Above is the title tune of the Lerner & Loewe classic musical “Camelot” (1967) which I feel is one of the most underrated movies produced in Hollywood. Yes, it’s a bit cheesy, but what else do you want from a musical? It’s filled with such promising performances, especially from my personal favourite Vanessa Redgrave as Queen Guinevere. This is my personal tribute to the tragic love story of King Arthur (played perfectly by Richard Harris), Guinevere (Redgrave) and Lancelot (Franco Niro). Check out the video above, it’s one of the opening sequences of the movie, though the poster put Richard Burton, I’d just like to correct him and say that is Richard Harris (THE ONLY KING ARTHUR IN MY EYES).
TRAGIC ROMANCE. The film “Camelot” (1967), produced by Warner Brothers, doesn’t only revolve around King Arthur and how he came up with the concept of the Round Table (“Might for Right”), but circles around the tragic love triangle between the great King, his wife Guinevere and her infidelity with the Knight Lancelot (who also happens to be a Prince in France). Here we lay the grounds of such a classic tale and one of my favourite legends. Franco Nero (picture above), though in my opinion miscasted, is so cheesy that I’ve grown to enjoy his performance. Pictured above is him singing (with a dubbed voice of Gene Merlino) one of the most romantic love songs ever written, “If Ever I Should Leave You”.
TAKE VANESSA TO THE FAIR. One of the biggest criticisms that “Camelot” (1967) receives is the casting of Vanessa Redgrave in the very musical performance of Queen Guinevere. People keep complaining that Julie Andrews should have reprised her Broadway role. But really, as talented as Ms. Andrews is, must she be in every musical she starred in on stage (See the issues with 1964’s “My Fair Lady” starring Audrey Hepburn. Another perfectly casted role)? Redgrave was my favourite part of the whole movie. She was so heartbreaking. Her final monologue and goodbye to Arthur was Oscar gold. If there are a few things I could change in Oscar’s timeline it is to certainly get Redgrave in that Actress lineup. She was superb and no one could have done it better then her. Redgrave gave Guinevere such humanity when she needed it, much pride when necessary, she did well in the “romantic sad” scenes and also her “manipulative bitch” scenes as well. I wouldn’t like this movie half as much without Redgrave in this role.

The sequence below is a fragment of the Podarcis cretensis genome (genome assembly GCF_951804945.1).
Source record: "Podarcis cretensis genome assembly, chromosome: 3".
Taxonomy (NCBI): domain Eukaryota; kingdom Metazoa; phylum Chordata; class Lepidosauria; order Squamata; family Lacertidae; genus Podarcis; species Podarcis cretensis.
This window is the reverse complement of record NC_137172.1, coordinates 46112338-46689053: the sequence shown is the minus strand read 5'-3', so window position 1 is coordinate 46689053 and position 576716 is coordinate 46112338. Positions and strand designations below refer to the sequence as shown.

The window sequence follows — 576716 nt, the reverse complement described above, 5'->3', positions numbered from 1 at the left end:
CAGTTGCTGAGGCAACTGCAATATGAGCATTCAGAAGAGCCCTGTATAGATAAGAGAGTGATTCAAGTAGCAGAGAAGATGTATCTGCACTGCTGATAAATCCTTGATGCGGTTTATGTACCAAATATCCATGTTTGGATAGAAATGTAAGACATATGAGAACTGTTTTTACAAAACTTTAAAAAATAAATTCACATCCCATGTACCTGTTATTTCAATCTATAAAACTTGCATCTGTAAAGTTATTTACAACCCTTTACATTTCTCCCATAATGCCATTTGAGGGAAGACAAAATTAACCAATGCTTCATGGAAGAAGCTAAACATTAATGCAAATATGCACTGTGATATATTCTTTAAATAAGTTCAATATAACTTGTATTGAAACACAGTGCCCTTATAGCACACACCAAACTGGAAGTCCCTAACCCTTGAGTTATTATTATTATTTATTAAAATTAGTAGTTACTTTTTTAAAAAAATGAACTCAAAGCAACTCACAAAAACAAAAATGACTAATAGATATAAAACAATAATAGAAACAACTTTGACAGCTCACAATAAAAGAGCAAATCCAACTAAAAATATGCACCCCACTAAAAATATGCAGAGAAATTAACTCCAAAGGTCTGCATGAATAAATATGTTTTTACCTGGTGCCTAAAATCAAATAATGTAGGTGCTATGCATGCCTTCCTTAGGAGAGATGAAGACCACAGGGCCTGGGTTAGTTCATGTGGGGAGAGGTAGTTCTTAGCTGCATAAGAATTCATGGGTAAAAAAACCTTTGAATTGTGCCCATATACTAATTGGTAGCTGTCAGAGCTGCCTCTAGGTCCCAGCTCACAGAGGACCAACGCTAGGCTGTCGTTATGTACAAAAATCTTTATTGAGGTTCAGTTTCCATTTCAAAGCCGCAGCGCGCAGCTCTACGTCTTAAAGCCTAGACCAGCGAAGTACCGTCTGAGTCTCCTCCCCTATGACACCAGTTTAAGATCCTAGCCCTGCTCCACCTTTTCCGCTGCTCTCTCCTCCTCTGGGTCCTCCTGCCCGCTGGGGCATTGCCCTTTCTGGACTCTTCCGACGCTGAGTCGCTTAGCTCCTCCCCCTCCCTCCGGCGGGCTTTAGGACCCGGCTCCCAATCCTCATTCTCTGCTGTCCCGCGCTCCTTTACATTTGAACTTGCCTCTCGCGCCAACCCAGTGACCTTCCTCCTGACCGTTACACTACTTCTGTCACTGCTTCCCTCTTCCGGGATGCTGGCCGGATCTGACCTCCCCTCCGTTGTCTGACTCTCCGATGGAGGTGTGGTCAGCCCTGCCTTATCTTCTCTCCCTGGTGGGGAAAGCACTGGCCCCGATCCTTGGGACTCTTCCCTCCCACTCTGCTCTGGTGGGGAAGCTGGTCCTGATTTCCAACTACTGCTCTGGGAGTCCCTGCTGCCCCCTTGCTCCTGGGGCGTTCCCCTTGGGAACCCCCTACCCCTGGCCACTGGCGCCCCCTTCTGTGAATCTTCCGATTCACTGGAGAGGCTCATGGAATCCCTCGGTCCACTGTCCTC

Guinevere: “So often in the past, Arthur, I would look in your eyes and there I would find forgiveness. Perhaps, one day in the future it will be there again. But now I won’t be with you, I won’t see it.”
Arthur: “Goodbye, my Love. My dearest love.”
FROM STAGE TO SCREEN. Alan Jay Lerner adapted his Broadway musical book to the screenplay they used for the 1967 movie. The video above is Arthur and Guinevere’s final good bye before England and France go to war over her.
THE GREATEST AND BRAVEST KING. I won’t force anyone to like “Camelot” (1967) because it really isn’t everyone’s cup of tea. But I for one am a big “Camelot” fanboy. It’s not just the magnificent performances, wonderful music and high-end production design, but I feel like that movie is so emotionally uplifting. King Arthur (if the legends and stories are true) was such a strong character. He knew of the infidelity of his wife and best friend, but as a King who believed in himself and his learnings, he stood by his decisions to go along with it. Some people may argue that Arthur was stupid, but at the time it seemed necessary. He needed to hold things together to make his dreams (laws, peace, might for right etc.) necessary. This is the backbone of the story of “Camelot” (1967). That is why I love it, it’s about conflicted people and following the ideologies they believe in. For me, it’s truly underrated. You may not like it, but I’m glad I do. And I’m glad I own a copy of the film that I can watch whenever I want to enjoy the sights and sounds of the 1967 classic known as “Camelot”.